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Wednesday, March 5, 2003

Wednesday March 5, 2003

Filed under: General,Geometry — m759 @ 12:07 AM

Ash Wednesday

Brace Yourself, Maureen

From Maureen Dowd’s New York Times column today:

“During the innocent summer before 9/11, the defense secretary’s office sponsored a study of ancient empires — Macedonia, Rome, the Mongols — to figure out how they maintained dominance.

What tips could Rummy glean from Alexander the Great, Julius Caesar and Genghis Khan?”

Saddle up!

Background briefing, added at 6:29 AM:

See also the use of the hyperbolic paraboloid in Mexican church architecture by Félix Candela and an essay on saddle surfaces by Joseph F. MacDonnell, Society of Jesus, who spent eight years in Iraq teaching physics and mathematics at two Jesuit schools in Baghdad: Baghdad College and Al Hikma University.  He writes that “since the 1968 Baathi takeover of the two Jesuit schools and expulsion of all Jesuits from Iraq in 1969” he has been teaching mathematics at Fairfield University.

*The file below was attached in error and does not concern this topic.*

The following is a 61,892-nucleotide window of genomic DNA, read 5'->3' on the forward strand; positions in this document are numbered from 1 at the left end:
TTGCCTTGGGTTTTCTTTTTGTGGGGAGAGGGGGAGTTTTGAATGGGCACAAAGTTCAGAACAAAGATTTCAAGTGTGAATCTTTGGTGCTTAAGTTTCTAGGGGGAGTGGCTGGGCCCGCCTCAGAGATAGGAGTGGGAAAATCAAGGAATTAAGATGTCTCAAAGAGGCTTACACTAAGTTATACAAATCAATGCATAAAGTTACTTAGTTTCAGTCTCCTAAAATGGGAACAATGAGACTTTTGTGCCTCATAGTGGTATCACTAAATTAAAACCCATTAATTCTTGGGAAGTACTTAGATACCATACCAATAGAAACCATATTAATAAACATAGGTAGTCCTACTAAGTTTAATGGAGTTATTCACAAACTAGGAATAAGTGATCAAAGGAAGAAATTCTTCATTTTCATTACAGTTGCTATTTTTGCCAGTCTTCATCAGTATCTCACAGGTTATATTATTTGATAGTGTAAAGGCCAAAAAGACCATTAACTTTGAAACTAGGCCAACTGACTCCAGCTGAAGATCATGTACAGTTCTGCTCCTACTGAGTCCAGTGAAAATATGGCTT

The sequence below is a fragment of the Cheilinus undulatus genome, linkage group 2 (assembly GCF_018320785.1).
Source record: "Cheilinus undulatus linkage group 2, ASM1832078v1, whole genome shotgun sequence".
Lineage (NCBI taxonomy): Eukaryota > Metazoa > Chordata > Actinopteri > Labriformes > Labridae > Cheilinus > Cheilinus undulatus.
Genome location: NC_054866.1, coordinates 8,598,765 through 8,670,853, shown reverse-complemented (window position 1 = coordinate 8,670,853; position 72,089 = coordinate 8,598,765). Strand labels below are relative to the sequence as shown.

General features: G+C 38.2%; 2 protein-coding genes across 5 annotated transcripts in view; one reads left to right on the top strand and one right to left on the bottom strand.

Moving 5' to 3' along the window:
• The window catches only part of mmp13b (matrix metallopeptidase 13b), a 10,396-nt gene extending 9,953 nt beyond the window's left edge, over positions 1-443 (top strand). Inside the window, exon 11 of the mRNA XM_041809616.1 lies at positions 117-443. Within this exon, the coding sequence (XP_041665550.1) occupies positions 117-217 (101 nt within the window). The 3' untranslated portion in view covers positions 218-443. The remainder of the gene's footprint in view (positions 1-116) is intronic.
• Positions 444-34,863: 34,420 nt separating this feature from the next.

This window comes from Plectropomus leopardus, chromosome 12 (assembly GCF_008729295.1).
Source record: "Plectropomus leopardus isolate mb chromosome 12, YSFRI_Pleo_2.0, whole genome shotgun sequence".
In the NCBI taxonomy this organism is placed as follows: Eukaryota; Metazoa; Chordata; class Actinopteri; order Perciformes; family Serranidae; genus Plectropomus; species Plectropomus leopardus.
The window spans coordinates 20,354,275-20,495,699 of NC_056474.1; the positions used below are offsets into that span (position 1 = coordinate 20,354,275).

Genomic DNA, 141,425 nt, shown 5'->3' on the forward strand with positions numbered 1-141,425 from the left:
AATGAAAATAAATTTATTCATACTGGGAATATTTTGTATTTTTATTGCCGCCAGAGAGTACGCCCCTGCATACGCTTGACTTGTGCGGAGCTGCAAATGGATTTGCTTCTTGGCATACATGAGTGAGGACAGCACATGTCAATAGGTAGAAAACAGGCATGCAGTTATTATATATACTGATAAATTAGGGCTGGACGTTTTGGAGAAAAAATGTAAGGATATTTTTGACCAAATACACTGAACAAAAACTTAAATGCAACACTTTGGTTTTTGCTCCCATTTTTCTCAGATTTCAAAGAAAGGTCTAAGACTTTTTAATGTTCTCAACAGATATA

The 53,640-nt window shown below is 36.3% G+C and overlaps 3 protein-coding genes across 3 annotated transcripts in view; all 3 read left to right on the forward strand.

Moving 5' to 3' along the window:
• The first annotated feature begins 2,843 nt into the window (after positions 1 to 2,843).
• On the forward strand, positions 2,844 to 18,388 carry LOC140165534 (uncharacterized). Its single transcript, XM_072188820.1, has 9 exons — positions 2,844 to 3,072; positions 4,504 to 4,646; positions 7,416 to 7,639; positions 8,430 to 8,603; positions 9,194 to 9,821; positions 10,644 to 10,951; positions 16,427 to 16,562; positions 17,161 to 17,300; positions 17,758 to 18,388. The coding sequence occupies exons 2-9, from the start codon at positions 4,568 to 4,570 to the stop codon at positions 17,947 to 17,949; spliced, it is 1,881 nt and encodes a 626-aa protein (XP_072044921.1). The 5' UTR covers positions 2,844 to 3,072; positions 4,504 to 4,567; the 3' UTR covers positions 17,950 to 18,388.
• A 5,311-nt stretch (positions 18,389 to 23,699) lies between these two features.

MacDonnell notes that there are only three doubly ruled surfaces (in real 3-space): the hyperboloid (used for nuclear cooling towers), the hyperbolic paraboloid (used, as noted, for Mexican churches), and the plane (used widely).  The geometry here is perhaps less relevant than the existence of the Society of Jesus as a sort of intelligence agency within the Church — an agency the current Pope has never understood how to use.  Opus Dei is a greatly inferior substitute.

1 Comment

  1. Erm…can anyone say “fall of the roman empire”?

    Comment by NickyJett — Wednesday, March 5, 2003 @ 8:42 AM

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